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Digestion And Gut-Related Facts And Fictions

Dear, darling, beloved… and occasionally annoying Sister Erin recently dropped a disturbing post she’d found on me. On the topic of digestion. I was at first repelled by the notion of discussing what happens to food after it goes ‘down the gullet’…

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Over the lips, and through the gums…

… Look out, stomach! Here she comes! It’s an old saying, and a fun one. (And the one my Dad most liked using when asked to say ‘grace’ at the dinner table. But that’s beside the point.) And it commemorates the boundary between ‘eating’ and ‘digesting’.

I’ve considered my reporting domain to be defined as ‘all things food, up to the time you swallow’. But now, on reflection, I think it’s time we undertook a voyage of exploration down the Alimentary Canal…

Setting the scene

When you swallow a mouthful of food – known clinically as a ‘bolus‘ – it slides down the esophagus into your stomach. Once there, it’s not supposed to come back up again. There’s a sphincter, or ‘valve’ muscle, at the top of the stomach to ensure that. You don’t want harsh stomach acids and enzymes leaking back up your gullet. But it occasionally happens. That’s what we call ‘heartburn’, and at its worst, ‘reflux’.

Once in the stomach, as we’ve hinted, the already moistened and chewed food is subjected to strong acids and other substances that break it down into a semi-liquid state. From there, the food ‘slurry’ flows through another sphincter into the upper, or small intestine. There, other digestive compounds are added, notably from the spleen, the gall bladder and the pancreas.

“As food passes through the GI tract, it mixes with digestive juices, causing large molecules of food to break down into smaller molecules,” the pertinent page at the US National Institutes for Health website explains. “The body then absorbs these smaller molecules through the walls of the small intestine into the bloodstream, which delivers them to the rest of the body.”

After that, it’s all ‘downhill’

Which is to say, we’re now talking about ‘elimination’, rather than ‘ingestion’. Simply (and as delicately as possible) put the next stop is the large intestine, or colon. That’s where the solid and liquid waste materials are separated. The liquids go to the bladder, and the solids pass through the colon, and… out.

The nitty gritty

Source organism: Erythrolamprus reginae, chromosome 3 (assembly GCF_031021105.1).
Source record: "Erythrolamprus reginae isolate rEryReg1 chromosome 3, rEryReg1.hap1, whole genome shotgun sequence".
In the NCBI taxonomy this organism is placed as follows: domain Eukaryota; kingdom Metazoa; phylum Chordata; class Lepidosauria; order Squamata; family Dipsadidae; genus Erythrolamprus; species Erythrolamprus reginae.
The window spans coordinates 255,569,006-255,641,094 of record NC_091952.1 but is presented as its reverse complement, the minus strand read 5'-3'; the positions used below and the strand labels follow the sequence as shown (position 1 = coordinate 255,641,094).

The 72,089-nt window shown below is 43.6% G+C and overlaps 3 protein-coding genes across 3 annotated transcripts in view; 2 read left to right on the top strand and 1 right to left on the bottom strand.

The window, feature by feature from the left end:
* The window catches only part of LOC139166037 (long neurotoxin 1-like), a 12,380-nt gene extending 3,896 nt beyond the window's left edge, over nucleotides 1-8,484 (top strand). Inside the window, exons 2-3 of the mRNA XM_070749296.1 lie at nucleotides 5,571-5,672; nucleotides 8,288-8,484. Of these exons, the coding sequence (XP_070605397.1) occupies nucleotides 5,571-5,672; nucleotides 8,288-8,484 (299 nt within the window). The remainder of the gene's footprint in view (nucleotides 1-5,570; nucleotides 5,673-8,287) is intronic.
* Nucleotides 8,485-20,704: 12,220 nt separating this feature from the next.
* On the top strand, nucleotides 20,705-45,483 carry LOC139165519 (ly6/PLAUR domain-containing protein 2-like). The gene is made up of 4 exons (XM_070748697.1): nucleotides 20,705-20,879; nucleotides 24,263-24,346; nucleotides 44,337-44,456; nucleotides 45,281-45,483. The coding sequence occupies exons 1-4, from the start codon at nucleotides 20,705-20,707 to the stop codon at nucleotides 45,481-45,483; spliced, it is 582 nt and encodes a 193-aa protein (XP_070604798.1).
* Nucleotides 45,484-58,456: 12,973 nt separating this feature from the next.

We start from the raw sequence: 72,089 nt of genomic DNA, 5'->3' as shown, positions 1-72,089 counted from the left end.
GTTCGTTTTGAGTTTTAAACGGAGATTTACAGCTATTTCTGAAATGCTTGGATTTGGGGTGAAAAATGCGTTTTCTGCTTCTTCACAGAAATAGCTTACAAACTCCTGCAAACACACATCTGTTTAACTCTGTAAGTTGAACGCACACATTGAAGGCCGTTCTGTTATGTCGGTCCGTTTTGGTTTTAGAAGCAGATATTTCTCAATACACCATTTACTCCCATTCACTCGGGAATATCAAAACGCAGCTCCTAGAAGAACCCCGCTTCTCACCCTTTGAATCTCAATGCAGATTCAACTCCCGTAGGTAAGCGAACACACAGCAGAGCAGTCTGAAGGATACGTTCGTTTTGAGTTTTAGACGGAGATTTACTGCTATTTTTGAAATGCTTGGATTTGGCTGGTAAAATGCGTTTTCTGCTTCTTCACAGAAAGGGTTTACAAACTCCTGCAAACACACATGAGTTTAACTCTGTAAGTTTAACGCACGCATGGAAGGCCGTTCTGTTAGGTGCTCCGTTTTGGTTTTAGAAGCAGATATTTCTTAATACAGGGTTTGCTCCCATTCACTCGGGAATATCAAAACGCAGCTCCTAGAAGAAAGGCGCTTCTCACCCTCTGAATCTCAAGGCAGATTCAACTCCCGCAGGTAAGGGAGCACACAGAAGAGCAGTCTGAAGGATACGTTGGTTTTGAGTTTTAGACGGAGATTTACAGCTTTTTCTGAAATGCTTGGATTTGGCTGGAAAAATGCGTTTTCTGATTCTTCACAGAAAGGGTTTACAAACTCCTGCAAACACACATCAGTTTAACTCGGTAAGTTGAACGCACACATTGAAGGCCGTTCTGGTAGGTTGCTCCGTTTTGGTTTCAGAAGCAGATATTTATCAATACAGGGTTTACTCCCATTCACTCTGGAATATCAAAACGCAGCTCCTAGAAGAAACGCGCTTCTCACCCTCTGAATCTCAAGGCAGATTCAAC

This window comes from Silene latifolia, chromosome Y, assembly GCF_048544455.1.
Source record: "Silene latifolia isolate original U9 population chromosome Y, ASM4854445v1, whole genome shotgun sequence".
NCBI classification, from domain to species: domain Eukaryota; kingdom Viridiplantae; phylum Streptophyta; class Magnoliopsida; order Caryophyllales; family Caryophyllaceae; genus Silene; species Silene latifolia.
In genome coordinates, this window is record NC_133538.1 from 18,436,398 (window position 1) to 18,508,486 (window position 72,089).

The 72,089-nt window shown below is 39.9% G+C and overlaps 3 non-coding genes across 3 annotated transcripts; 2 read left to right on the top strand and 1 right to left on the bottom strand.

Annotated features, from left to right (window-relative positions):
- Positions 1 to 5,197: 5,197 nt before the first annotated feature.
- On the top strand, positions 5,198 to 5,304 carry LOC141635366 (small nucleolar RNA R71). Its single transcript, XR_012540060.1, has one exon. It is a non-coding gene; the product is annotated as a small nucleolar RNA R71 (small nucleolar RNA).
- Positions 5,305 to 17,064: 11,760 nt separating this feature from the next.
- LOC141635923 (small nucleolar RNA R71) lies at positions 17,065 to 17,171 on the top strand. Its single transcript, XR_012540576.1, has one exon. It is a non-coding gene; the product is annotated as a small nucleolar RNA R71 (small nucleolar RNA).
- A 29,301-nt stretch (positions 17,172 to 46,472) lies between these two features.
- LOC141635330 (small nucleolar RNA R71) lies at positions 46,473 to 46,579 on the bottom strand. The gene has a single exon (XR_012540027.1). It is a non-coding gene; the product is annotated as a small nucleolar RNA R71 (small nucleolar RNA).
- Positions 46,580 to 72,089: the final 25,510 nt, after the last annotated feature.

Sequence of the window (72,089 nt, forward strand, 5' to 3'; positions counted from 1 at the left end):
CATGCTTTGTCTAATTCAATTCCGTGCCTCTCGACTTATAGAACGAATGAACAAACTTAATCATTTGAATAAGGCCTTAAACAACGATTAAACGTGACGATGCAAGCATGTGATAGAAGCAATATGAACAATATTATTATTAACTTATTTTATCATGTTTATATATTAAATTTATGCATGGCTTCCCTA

We often hear about the gut microbiome, and the intricate process that take place within it, ‘breaking down the large molecules into smaller ones’. That’s, essentially, the first step in metabolizing the nutrients derived from our food. And that intense chemical and enzymatic process takes place in the small intestine.

It’s there that the anti-oxidants, polyphenols and other bio-active compounds do their good work. They basically keep the small intestine in good working order. If they fail in their task, or we don’t consume enough of them or their precursors, we end up with metabolic disorder and inflammation. And our digestive functions are impaired. Need I say, that’s really bad?

The bottom line

There’s a lot more to digestion than we are aware of in our daily lives. The gut, as the system is collectively called, works non-stop, day and night. And we only become aware of it when something goes wrong. Heartburn. Reflux. Cramps. Constipation. Diarrhea. To cite just a few of the conditions we charmingly group under the heading ‘tummy upsets’.

My take

We really need to be more aware of our digestive systems. With a little forethought, we can avoid behaviours that cause them to labour or malfunction. Don’t overeat. Don’t overdo alcohol, spicy foods or heavy (dense) foods (like cheese or bread). Stay well hydrated. That’ll help keep the food material flowing smoothly through the digestive canal. And be sure you get a good variety of foods. You need mechanical and dietary fibre and other food constituents that aren’t actually nutrients to ensure the smooth functioning of the system.

All it takes to pay more respect to your digestive tract – and avoid the every-day upsets we all experience from time to time – is a little mindfulness before ordering, or reaching in to the fridge…

~ Maggie J.

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